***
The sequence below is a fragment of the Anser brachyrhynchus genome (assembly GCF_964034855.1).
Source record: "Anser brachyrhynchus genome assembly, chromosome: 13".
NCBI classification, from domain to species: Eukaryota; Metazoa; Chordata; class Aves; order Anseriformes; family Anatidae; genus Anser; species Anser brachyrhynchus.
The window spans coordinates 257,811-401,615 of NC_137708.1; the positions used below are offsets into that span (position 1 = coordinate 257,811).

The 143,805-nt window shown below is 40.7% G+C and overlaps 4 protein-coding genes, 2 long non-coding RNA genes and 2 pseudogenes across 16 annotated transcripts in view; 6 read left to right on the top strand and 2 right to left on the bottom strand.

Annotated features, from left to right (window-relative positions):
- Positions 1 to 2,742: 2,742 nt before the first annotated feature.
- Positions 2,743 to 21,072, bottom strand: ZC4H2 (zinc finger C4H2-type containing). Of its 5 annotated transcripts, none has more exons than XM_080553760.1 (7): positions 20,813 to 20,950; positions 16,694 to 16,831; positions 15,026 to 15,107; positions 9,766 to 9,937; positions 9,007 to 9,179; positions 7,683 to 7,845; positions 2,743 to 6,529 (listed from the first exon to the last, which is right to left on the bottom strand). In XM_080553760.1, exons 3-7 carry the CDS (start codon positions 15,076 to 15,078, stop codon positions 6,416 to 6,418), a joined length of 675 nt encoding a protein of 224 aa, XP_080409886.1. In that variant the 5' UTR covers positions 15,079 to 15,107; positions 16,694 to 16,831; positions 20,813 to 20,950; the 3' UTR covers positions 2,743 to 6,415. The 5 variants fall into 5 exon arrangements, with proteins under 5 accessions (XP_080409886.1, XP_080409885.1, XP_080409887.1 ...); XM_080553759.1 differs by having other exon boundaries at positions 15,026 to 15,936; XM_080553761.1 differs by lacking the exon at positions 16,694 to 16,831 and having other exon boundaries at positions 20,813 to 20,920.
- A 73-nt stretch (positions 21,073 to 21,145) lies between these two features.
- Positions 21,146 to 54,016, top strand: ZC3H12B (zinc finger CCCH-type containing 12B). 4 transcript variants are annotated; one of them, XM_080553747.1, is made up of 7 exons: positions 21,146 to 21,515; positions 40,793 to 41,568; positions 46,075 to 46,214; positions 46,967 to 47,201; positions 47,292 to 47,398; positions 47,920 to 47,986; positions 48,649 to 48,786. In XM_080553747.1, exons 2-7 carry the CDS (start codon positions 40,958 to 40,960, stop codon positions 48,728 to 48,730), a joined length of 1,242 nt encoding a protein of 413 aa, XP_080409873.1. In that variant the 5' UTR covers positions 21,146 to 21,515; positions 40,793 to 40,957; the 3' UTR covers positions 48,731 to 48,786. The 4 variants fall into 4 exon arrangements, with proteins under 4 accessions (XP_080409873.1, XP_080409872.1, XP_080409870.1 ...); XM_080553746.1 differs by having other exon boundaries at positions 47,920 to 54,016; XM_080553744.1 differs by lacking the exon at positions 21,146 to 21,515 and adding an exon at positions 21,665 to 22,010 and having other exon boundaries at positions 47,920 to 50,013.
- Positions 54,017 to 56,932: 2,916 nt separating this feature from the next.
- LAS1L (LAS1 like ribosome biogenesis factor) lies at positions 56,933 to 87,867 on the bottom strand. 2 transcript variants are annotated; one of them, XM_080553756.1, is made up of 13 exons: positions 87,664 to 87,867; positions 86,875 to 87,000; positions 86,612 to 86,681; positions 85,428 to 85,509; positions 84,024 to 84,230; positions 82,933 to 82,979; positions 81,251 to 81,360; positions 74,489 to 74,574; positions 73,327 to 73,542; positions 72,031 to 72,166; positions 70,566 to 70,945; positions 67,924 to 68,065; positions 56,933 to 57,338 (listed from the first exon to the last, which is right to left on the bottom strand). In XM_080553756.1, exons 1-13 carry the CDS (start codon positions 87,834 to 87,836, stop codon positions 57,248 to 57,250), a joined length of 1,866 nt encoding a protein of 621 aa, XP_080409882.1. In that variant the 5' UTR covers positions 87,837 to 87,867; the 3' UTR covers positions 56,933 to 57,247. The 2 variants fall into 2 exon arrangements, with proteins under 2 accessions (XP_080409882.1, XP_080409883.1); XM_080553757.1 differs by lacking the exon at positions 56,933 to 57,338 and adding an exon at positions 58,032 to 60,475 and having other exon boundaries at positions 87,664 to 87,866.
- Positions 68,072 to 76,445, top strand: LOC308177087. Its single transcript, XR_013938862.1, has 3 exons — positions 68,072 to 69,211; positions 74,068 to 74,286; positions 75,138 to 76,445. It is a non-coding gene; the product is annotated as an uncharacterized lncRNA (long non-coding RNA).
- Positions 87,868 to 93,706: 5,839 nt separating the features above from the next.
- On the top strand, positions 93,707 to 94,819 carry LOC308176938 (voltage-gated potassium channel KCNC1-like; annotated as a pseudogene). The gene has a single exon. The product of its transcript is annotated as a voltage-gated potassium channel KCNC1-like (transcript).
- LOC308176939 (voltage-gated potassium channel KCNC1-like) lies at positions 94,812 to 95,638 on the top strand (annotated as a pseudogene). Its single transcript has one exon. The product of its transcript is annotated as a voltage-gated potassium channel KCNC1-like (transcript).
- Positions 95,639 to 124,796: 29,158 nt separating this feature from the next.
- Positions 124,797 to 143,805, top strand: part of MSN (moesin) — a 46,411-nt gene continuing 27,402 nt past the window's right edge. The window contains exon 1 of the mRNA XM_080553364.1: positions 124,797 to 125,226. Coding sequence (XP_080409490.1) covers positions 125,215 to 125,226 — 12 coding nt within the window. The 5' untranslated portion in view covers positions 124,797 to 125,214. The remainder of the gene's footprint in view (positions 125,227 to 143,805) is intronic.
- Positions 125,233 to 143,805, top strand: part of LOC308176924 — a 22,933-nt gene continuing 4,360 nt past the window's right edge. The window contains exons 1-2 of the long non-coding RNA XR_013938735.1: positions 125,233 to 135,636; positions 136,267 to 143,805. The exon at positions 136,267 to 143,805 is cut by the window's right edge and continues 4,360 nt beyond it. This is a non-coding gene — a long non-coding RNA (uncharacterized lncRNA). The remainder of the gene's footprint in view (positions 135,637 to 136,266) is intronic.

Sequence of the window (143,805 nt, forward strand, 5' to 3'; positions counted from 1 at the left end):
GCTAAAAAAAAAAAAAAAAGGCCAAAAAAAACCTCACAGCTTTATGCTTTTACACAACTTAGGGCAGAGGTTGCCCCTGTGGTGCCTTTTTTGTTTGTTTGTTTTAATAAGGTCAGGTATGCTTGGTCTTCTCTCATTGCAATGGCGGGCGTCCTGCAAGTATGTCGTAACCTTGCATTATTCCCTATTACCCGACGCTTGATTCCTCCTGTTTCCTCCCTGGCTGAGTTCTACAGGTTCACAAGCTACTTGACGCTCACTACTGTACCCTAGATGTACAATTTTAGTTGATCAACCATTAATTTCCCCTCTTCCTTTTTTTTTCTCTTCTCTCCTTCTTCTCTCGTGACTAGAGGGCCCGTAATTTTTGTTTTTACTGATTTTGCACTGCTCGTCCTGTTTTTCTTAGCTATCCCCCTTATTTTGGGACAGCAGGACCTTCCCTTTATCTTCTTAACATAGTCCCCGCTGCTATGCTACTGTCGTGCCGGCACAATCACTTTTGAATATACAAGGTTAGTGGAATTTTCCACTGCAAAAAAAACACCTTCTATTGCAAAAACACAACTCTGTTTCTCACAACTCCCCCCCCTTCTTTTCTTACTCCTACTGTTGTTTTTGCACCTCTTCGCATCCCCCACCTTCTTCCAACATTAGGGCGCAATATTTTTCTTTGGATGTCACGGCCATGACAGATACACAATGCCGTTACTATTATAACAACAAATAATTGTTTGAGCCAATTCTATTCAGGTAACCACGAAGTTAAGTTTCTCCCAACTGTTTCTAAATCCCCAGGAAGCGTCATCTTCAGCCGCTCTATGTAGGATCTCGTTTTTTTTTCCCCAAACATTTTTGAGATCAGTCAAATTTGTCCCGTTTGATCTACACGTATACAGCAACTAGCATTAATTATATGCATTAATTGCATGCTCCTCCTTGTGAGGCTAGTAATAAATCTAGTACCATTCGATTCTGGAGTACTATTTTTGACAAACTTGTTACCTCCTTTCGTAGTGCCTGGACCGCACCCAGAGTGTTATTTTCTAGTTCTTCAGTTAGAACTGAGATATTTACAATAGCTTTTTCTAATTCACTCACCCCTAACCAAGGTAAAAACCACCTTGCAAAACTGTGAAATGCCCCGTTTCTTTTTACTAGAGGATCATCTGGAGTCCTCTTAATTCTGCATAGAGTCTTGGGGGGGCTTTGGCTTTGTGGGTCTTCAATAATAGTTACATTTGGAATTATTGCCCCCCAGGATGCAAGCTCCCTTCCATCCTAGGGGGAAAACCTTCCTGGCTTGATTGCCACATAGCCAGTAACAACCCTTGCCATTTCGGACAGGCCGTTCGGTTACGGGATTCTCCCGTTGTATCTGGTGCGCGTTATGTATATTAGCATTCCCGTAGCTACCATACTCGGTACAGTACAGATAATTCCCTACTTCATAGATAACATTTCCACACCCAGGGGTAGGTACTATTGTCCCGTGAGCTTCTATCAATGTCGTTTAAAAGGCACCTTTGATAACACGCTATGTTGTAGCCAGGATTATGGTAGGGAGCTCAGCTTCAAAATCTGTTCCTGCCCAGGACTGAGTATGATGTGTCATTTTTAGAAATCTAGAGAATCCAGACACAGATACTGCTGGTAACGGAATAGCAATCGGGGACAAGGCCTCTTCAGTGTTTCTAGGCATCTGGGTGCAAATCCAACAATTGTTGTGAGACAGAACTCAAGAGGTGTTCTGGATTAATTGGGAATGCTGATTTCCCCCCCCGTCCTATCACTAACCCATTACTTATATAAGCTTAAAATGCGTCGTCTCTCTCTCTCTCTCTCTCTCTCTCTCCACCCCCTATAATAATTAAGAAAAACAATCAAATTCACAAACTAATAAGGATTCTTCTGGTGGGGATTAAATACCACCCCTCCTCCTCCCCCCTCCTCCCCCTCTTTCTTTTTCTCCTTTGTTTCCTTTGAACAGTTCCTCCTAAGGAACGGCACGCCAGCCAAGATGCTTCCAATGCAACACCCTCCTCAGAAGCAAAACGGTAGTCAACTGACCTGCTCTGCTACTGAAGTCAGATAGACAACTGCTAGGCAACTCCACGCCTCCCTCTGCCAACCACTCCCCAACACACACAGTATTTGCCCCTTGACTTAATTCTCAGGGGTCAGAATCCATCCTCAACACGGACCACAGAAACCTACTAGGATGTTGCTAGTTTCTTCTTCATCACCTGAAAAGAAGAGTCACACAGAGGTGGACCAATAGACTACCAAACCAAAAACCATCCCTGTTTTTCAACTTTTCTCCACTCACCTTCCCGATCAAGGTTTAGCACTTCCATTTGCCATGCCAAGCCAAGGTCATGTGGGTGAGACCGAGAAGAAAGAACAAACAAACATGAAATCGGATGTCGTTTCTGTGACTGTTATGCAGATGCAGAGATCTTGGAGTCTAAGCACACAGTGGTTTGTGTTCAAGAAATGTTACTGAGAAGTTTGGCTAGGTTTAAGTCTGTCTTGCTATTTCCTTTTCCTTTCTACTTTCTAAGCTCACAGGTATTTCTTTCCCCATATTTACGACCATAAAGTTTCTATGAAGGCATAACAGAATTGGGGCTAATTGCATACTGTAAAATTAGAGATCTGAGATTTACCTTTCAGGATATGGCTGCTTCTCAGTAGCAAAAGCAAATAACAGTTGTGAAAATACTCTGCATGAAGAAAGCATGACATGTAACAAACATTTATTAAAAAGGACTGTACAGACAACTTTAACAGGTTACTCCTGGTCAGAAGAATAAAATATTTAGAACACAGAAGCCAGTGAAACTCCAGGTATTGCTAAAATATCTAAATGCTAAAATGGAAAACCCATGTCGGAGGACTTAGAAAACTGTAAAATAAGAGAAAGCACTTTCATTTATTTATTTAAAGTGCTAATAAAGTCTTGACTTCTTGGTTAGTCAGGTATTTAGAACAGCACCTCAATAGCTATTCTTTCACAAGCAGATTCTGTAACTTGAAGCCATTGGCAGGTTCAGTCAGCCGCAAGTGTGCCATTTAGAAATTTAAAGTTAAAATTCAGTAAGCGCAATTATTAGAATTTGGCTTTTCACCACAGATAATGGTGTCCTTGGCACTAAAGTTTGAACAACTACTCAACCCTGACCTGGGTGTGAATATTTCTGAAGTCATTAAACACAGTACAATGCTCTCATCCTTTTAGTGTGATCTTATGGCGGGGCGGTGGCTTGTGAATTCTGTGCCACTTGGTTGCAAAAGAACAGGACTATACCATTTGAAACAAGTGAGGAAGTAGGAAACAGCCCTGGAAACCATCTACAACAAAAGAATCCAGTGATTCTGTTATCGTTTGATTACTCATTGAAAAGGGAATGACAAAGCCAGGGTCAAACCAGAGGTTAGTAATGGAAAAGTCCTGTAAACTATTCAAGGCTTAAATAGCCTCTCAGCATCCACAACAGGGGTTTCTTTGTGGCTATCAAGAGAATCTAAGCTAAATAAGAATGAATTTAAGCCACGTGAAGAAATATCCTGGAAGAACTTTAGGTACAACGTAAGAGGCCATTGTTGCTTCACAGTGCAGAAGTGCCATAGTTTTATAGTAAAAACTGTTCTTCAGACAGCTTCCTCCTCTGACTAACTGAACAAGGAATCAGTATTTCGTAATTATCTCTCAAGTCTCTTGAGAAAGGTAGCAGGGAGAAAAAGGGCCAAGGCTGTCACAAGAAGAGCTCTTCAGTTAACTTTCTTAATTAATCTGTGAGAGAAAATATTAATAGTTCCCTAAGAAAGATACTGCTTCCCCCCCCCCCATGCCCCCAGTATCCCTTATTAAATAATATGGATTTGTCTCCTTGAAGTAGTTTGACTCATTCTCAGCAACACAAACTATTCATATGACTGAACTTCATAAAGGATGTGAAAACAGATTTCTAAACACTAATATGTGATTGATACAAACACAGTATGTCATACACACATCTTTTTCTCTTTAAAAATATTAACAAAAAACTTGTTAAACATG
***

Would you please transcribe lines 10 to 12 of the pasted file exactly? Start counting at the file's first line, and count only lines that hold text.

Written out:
- Positions 21,146 to 54,016, top strand: ZC3H12B (zinc finger CCCH-type containing 12B). 4 transcript variants are annotated; one of them, XM_080553747.1, is made up of 7 exons: positions 21,146 to 21,515; positions 40,793 to 41,568; positions 46,075 to 46,214; positions 46,967 to 47,201; positions 47,292 to 47,398; positions 47,920 to 47,986; positions 48,649 to 48,786. In XM_080553747.1, exons 2-7 carry the CDS (start codon positions 40,958 to 40,960, stop codon positions 48,728 to 48,730), a joined length of 1,242 nt encoding a protein of 413 aa, XP_080409873.1. In that variant the 5' UTR covers positions 21,146 to 21,515; positions 40,793 to 40,957; the 3' UTR covers positions 48,731 to 48,786. The 4 variants fall into 4 exon arrangements, with proteins under 4 accessions (XP_080409873.1, XP_080409872.1, XP_080409870.1 ...); XM_080553746.1 differs by having other exon boundaries at positions 47,920 to 54,016; XM_080553744.1 differs by lacking the exon at positions 21,146 to 21,515 and adding an exon at positions 21,665 to 22,010 and having other exon boundaries at positions 47,920 to 50,013.
- Positions 54,017 to 56,932: 2,916 nt separating this feature from the next.
- LAS1L (LAS1 like ribosome biogenesis factor) lies at positions 56,933 to 87,867 on the bottom strand. 2 transcript variants are annotated; one of them, XM_080553756.1, is made up of 13 exons: positions 87,664 to 87,867; positions 86,875 to 87,000; positions 86,612 to 86,681; positions 85,428 to 85,509; positions 84,024 to 84,230; positions 82,933 to 82,979; positions 81,251 to 81,360; positions 74,489 to 74,574; positions 73,327 to 73,542; positions 72,031 to 72,166; positions 70,566 to 70,945; positions 67,924 to 68,065; positions 56,933 to 57,338 (listed from the first exon to the last, which is right to left on the bottom strand). In XM_080553756.1, exons 1-13 carry the CDS (start codon positions 87,834 to 87,836, stop codon positions 57,248 to 57,250), a joined length of 1,866 nt encoding a protein of 621 aa, XP_080409882.1. In that variant the 5' UTR covers positions 87,837 to 87,867; the 3' UTR covers positions 56,933 to 57,247. The 2 variants fall into 2 exon arrangements, with proteins under 2 accessions (XP_080409882.1, XP_080409883.1); XM_080553757.1 differs by lacking the exon at positions 56,933 to 57,338 and adding an exon at positions 58,032 to 60,475 and having other exon boundaries at positions 87,664 to 87,866.